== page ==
Jun 10, 2013

Nutrient Timing for Athletes – how the right types of sugar can help you

This will be the first of several posts from the same blog article. Offers great advice for those open water swimmers and athletes looking for alternate and healthful food energy sources beyond Gu's, maltodextrins and energy drinks.

First things first, a carbohydrate is a sugar is a carbohydrate. The term carbohydrate refers to organic compounds with only carbon, hydrogen and oxygen atoms and sugar, or sucrose, is just one of many. Each has their own distinct structure, hormonal response and health impact, but for the point of this discussion it is important to remember that:
  1. Refined sugar and excess fructose are highly inflammatory, which from an athletic point of view is the enemy to recovery and subsequent performance.
  2. Excess carbohydrate consumption can inhibit our body’s ability to burn fat, which is the limiting factor in endurance events.
And because I know you’re now curious, to increase your fat burning ability and therefore your endurance capacity:
  1. Make refined sugar free eating a priority.
  2. Reduce your fructose intake.
  3. Rely less on starchy processed carbohydrates. Fact. You definitely don’t need to be following our traditional (and now almost obsolete) food pyramid, or guidelines of up to ten times your body weight in grams per day (i.e. 10g/kg BW/day). I promise.
  4. Train on an empty stomach a couple of times a week. More on this to come.
Carbohydrates: friend or foe?
A day-to-day intake heavily reliant on starchy carbohydrates (e.g. breads, rice, cereals, potatoes, sugary sports drinks and lollies) will not only limit your fat burning ability, but may also result in an inadequate protein intake and a diet lacking in many essential trace nutrients, vitamins and minerals. This most certainly will have a negative effect on your recovery and performance.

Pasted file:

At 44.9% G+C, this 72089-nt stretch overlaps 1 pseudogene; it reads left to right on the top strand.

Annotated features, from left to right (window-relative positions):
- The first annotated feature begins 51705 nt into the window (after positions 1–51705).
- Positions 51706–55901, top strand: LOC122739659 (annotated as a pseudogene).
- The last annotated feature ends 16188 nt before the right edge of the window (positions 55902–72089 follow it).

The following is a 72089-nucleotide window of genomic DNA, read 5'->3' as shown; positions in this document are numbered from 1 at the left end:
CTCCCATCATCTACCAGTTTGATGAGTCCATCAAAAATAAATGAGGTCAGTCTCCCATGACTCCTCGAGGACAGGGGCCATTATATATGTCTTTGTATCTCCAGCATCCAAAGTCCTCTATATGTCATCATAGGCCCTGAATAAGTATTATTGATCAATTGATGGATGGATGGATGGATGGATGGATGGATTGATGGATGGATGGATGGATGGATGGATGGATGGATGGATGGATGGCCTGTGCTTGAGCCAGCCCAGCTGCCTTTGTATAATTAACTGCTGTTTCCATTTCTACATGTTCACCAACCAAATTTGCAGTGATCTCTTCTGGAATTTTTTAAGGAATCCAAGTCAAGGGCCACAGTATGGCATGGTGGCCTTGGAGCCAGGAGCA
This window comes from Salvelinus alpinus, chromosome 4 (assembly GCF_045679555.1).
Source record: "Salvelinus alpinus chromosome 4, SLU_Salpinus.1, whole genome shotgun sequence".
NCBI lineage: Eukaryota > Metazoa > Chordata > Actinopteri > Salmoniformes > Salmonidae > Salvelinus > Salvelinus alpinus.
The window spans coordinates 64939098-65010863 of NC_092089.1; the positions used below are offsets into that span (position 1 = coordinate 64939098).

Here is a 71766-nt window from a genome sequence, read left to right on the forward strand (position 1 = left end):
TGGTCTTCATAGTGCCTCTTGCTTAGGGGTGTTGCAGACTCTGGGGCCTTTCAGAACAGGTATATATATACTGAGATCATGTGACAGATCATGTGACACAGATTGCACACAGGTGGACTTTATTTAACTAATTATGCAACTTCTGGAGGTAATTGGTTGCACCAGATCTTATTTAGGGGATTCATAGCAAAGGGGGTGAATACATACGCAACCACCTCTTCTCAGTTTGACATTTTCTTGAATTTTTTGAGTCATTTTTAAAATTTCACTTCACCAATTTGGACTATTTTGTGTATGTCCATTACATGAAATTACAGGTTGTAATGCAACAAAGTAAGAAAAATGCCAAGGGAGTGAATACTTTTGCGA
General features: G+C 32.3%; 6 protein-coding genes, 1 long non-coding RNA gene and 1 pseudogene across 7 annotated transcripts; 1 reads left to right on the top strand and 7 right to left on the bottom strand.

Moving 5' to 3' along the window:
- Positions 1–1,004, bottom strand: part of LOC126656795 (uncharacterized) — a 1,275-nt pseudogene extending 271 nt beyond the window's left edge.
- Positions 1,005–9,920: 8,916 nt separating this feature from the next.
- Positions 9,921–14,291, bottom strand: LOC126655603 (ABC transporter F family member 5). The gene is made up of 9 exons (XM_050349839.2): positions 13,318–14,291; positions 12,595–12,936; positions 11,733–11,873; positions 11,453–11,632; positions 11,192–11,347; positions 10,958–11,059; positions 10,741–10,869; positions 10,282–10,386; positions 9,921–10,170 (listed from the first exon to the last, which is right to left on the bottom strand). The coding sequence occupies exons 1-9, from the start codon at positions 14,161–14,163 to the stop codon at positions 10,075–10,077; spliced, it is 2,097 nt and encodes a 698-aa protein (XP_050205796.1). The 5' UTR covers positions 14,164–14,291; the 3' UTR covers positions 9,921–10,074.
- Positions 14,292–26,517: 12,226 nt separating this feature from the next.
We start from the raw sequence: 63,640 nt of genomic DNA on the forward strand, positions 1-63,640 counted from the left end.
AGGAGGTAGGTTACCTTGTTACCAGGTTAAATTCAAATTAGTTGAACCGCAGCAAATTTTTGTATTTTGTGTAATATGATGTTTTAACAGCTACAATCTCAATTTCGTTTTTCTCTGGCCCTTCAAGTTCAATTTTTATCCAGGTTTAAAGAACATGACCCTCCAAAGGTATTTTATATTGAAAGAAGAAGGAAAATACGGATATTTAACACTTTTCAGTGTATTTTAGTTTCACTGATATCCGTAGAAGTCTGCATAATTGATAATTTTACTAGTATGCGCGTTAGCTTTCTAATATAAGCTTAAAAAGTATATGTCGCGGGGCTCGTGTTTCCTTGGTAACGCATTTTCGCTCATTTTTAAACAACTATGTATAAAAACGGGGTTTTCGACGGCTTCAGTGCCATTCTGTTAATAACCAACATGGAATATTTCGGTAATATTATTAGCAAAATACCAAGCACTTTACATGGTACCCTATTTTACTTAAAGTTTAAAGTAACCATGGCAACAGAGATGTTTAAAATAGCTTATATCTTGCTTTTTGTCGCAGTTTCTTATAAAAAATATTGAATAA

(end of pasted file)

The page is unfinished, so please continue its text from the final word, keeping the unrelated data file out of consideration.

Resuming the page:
To increase performance and recovery however, the right types of carbohydrates can be extremely beneficial. Here’s why:
Firstly, carbohydrates are more oxygen-efficient than fat. Put simply, more energy is produced from the same amount of oxygen when carbohydrates are broken down. Why is this important? Oxygen availability is limited and determined by your own individual maximum oxygen uptake (VO2max). The consumption of carbohydrates during exercise of extended duration therefore, tops up your individual supply and acts to extend performance. Without this, your body will simply run of fuel and eventually come to a complete stop, otherwise known as “hitting the wall”.
Secondly, carbohydrates are the only macronutrient that can also be broken down rapidly without oxygen, to provide large amounts of extra energy during intense exercise. This anaerobic metabolism is vital to maximal performance for bouts between fifteen seconds and three minutes in duration. It is for this reason that athletes such as sprinters and weight lifters should consume carbohydrates prior to exercise, in order to supply adequate fuel for the following exercise effort.
Lastly, carbohydrates act to optimise muscle and liver glycogen stores (basically the carbohydrate you eat stored in your body) and enhance recovery from longer training sessions and endurance events. So the key to carbohydrate intkae is nutrient timing – when you eat them and why.
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